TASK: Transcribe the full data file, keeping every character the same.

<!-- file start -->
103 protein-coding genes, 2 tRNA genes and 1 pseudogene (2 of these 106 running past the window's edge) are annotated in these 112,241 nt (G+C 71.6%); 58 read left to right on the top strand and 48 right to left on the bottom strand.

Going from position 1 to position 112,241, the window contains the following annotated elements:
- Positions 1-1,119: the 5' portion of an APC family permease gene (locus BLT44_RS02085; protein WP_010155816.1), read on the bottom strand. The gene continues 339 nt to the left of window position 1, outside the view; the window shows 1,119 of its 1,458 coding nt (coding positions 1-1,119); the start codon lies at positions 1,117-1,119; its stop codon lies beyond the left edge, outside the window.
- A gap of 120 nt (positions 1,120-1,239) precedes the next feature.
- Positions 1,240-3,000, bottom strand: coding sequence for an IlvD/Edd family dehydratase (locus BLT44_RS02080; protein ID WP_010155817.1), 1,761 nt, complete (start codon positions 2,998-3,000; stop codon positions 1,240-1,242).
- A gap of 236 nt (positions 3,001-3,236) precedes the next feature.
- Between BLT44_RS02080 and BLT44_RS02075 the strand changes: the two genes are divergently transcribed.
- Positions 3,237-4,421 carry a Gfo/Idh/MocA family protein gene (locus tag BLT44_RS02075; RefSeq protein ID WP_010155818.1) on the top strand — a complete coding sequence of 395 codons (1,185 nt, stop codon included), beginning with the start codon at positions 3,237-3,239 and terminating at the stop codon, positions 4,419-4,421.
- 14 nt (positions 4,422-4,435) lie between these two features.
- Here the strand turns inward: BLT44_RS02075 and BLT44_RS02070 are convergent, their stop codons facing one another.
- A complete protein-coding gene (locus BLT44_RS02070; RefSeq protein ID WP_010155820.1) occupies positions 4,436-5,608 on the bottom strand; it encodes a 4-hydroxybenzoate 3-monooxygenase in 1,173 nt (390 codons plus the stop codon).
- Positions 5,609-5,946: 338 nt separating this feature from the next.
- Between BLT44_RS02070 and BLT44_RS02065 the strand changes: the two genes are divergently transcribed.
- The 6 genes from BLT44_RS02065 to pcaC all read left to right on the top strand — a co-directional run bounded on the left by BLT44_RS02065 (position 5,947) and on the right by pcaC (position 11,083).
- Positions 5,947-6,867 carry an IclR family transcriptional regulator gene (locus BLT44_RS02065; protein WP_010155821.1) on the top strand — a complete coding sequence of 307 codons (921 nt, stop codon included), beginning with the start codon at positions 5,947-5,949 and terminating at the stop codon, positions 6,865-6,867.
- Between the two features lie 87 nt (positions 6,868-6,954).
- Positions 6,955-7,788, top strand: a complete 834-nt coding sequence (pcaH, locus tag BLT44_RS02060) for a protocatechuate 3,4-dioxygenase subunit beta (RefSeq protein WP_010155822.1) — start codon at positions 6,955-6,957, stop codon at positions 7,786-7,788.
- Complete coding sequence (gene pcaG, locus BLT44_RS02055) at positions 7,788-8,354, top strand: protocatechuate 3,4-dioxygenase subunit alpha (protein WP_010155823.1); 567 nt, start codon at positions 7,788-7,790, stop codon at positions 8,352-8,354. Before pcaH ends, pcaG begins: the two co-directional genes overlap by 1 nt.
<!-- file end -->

103 protein-coding genes, 2 tRNA genes and 1 pseudogene (2 of these 106 running past the window's edge) are annotated in these 112,241 nt (G+C 71.6%); 58 read left to right on the top strand and 48 right to left on the bottom strand.

Going from position 1 to position 112,241, the window contains the following annotated elements:
- Positions 1-1,119: the 5' portion of an APC family permease gene (locus BLT44_RS02085; protein WP_010155816.1), read on the bottom strand. The gene continues 339 nt to the left of window position 1, outside the view; the window shows 1,119 of its 1,458 coding nt (coding positions 1-1,119); the start codon lies at positions 1,117-1,119; its stop codon lies beyond the left edge, outside the window.
- A gap of 120 nt (positions 1,120-1,239) precedes the next feature.
- Positions 1,240-3,000, bottom strand: coding sequence for an IlvD/Edd family dehydratase (locus BLT44_RS02080; protein ID WP_010155817.1), 1,761 nt, complete (start codon positions 2,998-3,000; stop codon positions 1,240-1,242).
- A gap of 236 nt (positions 3,001-3,236) precedes the next feature.
- Between BLT44_RS02080 and BLT44_RS02075 the strand changes: the two genes are divergently transcribed.
- Positions 3,237-4,421 carry a Gfo/Idh/MocA family protein gene (locus tag BLT44_RS02075; RefSeq protein ID WP_010155818.1) on the top strand — a complete coding sequence of 395 codons (1,185 nt, stop codon included), beginning with the start codon at positions 3,237-3,239 and terminating at the stop codon, positions 4,419-4,421.
- 14 nt (positions 4,422-4,435) lie between these two features.
- Here the strand turns inward: BLT44_RS02075 and BLT44_RS02070 are convergent, their stop codons facing one another.
- A complete protein-coding gene (locus BLT44_RS02070; RefSeq protein ID WP_010155820.1) occupies positions 4,436-5,608 on the bottom strand; it encodes a 4-hydroxybenzoate 3-monooxygenase in 1,173 nt (390 codons plus the stop codon).
- Positions 5,609-5,946: 338 nt separating this feature from the next.
- Between BLT44_RS02070 and BLT44_RS02065 the strand changes: the two genes are divergently transcribed.
- The 6 genes from BLT44_RS02065 to pcaC all read left to right on the top strand — a co-directional run bounded on the left by BLT44_RS02065 (position 5,947) and on the right by pcaC (position 11,083).
- Positions 5,947-6,867 carry an IclR family transcriptional regulator gene (locus BLT44_RS02065; protein WP_010155821.1) on the top strand — a complete coding sequence of 307 codons (921 nt, stop codon included), beginning with the start codon at positions 5,947-5,949 and terminating at the stop codon, positions 6,865-6,867.
- Between the two features lie 87 nt (positions 6,868-6,954).
- Positions 6,955-7,788, top strand: a complete 834-nt coding sequence (pcaH, locus tag BLT44_RS02060) for a protocatechuate 3,4-dioxygenase subunit beta (RefSeq protein WP_010155822.1) — start codon at positions 6,955-6,957, stop codon at positions 7,786-7,788.
- Complete coding sequence (gene pcaG, locus BLT44_RS02055) at positions 7,788-8,354, top strand: protocatechuate 3,4-dioxygenase subunit alpha (protein WP_010155823.1); 567 nt, start codon at positions 7,788-7,790, stop codon at positions 8,352-8,354. Before pcaH ends, pcaG begins: the two co-directional genes overlap by 1 nt.